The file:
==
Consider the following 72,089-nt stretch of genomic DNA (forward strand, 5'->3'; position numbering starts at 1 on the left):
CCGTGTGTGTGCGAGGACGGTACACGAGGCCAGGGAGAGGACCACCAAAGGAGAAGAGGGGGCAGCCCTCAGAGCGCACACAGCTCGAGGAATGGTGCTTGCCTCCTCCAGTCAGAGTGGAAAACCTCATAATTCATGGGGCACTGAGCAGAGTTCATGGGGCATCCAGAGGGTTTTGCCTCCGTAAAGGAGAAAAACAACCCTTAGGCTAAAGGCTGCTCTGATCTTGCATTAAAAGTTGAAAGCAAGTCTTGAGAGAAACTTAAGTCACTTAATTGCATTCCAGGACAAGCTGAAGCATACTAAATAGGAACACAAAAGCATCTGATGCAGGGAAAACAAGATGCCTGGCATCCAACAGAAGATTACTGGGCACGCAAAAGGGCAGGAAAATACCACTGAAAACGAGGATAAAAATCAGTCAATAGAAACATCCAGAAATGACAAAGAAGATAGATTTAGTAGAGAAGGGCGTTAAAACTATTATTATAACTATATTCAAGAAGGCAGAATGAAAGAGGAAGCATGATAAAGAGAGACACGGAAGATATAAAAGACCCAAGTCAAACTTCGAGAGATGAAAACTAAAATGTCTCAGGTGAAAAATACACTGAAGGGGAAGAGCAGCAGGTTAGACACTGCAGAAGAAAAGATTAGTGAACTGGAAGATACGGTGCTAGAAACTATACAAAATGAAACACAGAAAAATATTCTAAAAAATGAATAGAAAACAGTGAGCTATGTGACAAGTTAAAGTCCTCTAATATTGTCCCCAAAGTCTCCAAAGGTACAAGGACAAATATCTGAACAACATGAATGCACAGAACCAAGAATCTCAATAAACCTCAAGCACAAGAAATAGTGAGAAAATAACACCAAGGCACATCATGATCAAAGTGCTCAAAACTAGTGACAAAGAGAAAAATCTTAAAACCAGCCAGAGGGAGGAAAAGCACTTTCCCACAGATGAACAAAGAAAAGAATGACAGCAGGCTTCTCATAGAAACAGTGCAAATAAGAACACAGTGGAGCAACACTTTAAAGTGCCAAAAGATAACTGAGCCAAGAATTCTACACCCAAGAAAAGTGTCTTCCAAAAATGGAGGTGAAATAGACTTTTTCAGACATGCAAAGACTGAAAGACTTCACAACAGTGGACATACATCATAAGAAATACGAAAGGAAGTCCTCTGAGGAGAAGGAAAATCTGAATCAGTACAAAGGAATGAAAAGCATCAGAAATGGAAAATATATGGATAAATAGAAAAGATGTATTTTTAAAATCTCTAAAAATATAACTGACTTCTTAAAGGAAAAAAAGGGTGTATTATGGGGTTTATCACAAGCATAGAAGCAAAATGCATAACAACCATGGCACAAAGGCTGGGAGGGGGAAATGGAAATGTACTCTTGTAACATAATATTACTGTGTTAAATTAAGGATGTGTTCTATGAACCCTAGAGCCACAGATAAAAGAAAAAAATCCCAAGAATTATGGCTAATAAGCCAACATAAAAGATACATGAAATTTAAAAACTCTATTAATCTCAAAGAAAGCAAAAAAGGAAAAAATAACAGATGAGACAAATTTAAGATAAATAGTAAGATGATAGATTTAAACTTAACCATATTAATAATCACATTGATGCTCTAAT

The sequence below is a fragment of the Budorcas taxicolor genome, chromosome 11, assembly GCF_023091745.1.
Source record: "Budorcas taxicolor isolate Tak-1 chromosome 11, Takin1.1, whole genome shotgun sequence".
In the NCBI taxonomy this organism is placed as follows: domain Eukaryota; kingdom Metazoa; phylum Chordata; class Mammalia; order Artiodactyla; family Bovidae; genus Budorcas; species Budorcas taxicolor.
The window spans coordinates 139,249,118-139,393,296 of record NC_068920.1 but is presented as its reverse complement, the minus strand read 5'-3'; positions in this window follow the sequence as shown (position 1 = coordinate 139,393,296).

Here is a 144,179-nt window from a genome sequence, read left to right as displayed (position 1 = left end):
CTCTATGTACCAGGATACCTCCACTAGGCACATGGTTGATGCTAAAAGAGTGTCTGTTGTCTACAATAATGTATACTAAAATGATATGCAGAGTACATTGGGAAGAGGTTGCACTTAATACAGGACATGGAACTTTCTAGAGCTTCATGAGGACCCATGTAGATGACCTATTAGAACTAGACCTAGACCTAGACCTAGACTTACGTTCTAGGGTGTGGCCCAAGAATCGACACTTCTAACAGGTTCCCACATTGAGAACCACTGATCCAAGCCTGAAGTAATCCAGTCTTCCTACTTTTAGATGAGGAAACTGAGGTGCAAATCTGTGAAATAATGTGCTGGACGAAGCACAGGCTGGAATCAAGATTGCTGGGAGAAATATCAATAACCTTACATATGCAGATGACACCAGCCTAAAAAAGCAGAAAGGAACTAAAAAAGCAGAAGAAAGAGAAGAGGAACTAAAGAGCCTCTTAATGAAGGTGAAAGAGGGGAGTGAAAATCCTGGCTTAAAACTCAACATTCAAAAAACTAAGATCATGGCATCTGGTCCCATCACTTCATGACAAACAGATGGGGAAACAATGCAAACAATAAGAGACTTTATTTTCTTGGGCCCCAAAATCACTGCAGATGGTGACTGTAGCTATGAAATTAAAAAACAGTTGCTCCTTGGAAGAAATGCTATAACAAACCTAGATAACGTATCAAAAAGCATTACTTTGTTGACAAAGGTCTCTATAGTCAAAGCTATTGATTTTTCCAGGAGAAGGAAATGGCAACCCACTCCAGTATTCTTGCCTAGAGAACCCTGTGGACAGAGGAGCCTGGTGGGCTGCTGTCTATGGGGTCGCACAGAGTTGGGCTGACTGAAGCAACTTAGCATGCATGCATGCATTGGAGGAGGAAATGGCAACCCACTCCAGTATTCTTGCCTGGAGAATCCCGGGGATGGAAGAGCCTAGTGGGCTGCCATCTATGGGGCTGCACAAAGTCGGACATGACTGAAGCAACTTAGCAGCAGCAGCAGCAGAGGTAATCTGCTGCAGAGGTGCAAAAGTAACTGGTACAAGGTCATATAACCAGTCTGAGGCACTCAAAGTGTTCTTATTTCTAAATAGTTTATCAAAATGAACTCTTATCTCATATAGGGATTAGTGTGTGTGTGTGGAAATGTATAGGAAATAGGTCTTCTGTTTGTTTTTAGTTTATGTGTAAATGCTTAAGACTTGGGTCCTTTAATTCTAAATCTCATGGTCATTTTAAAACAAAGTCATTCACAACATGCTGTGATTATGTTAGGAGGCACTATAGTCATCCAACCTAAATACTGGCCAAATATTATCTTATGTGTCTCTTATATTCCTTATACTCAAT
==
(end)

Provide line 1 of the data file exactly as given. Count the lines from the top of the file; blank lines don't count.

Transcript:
Consider the following 72,089-nt stretch of genomic DNA (forward strand, 5'->3'; position numbering starts at 1 on the left):